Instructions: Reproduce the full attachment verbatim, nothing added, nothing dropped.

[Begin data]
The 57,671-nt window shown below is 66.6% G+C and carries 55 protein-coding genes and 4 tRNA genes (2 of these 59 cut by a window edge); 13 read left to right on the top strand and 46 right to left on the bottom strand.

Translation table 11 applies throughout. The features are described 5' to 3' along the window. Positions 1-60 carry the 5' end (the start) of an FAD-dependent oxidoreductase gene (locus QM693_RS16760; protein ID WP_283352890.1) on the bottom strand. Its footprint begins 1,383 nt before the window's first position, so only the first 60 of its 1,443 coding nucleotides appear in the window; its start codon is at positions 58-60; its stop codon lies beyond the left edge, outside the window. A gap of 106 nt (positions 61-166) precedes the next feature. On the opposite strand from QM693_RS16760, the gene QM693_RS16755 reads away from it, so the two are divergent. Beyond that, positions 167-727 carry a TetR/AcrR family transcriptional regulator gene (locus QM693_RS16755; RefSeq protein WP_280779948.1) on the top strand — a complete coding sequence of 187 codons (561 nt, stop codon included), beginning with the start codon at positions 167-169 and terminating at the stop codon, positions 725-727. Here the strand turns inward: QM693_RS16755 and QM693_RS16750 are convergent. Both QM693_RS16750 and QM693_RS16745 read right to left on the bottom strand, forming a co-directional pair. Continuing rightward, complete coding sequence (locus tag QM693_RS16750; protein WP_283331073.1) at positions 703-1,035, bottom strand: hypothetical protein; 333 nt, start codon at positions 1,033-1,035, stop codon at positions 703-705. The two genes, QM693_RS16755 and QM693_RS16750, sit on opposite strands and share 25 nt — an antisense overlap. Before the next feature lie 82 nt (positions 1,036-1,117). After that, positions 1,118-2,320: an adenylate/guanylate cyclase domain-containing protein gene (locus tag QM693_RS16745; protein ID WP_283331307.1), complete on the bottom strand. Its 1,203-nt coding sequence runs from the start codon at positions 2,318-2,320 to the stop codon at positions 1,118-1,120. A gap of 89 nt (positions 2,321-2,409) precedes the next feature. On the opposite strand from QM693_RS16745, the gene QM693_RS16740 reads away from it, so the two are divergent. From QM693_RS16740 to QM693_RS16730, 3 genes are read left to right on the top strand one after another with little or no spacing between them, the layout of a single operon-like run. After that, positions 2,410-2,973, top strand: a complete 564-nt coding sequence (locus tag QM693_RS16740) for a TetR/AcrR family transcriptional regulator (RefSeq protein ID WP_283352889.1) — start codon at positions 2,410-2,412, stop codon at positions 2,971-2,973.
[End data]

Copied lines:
The 57,671-nt window shown below is 66.6% G+C and carries 55 protein-coding genes and 4 tRNA genes (2 of these 59 cut by a window edge); 13 read left to right on the top strand and 46 right to left on the bottom strand.

Translation table 11 applies throughout. The features are described 5' to 3' along the window. Positions 1-60 carry the 5' end (the start) of an FAD-dependent oxidoreductase gene (locus QM693_RS16760; protein ID WP_283352890.1) on the bottom strand. Its footprint begins 1,383 nt before the window's first position, so only the first 60 of its 1,443 coding nucleotides appear in the window; its start codon is at positions 58-60; its stop codon lies beyond the left edge, outside the window. A gap of 106 nt (positions 61-166) precedes the next feature. On the opposite strand from QM693_RS16760, the gene QM693_RS16755 reads away from it, so the two are divergent. Beyond that, positions 167-727 carry a TetR/AcrR family transcriptional regulator gene (locus QM693_RS16755; RefSeq protein WP_280779948.1) on the top strand — a complete coding sequence of 187 codons (561 nt, stop codon included), beginning with the start codon at positions 167-169 and terminating at the stop codon, positions 725-727. Here the strand turns inward: QM693_RS16755 and QM693_RS16750 are convergent. Both QM693_RS16750 and QM693_RS16745 read right to left on the bottom strand, forming a co-directional pair. Continuing rightward, complete coding sequence (locus tag QM693_RS16750; protein WP_283331073.1) at positions 703-1,035, bottom strand: hypothetical protein; 333 nt, start codon at positions 1,033-1,035, stop codon at positions 703-705. The two genes, QM693_RS16755 and QM693_RS16750, sit on opposite strands and share 25 nt — an antisense overlap. Before the next feature lie 82 nt (positions 1,036-1,117). After that, positions 1,118-2,320: an adenylate/guanylate cyclase domain-containing protein gene (locus tag QM693_RS16745; protein ID WP_283331307.1), complete on the bottom strand. Its 1,203-nt coding sequence runs from the start codon at positions 2,318-2,320 to the stop codon at positions 1,118-1,120. A gap of 89 nt (positions 2,321-2,409) precedes the next feature. On the opposite strand from QM693_RS16745, the gene QM693_RS16740 reads away from it, so the two are divergent. From QM693_RS16740 to QM693_RS16730, 3 genes are read left to right on the top strand one after another with little or no spacing between them, the layout of a single operon-like run. After that, positions 2,410-2,973, top strand: a complete 564-nt coding sequence (locus tag QM693_RS16740) for a TetR/AcrR family transcriptional regulator (RefSeq protein ID WP_283352889.1) — start codon at positions 2,410-2,412, stop codon at positions 2,971-2,973.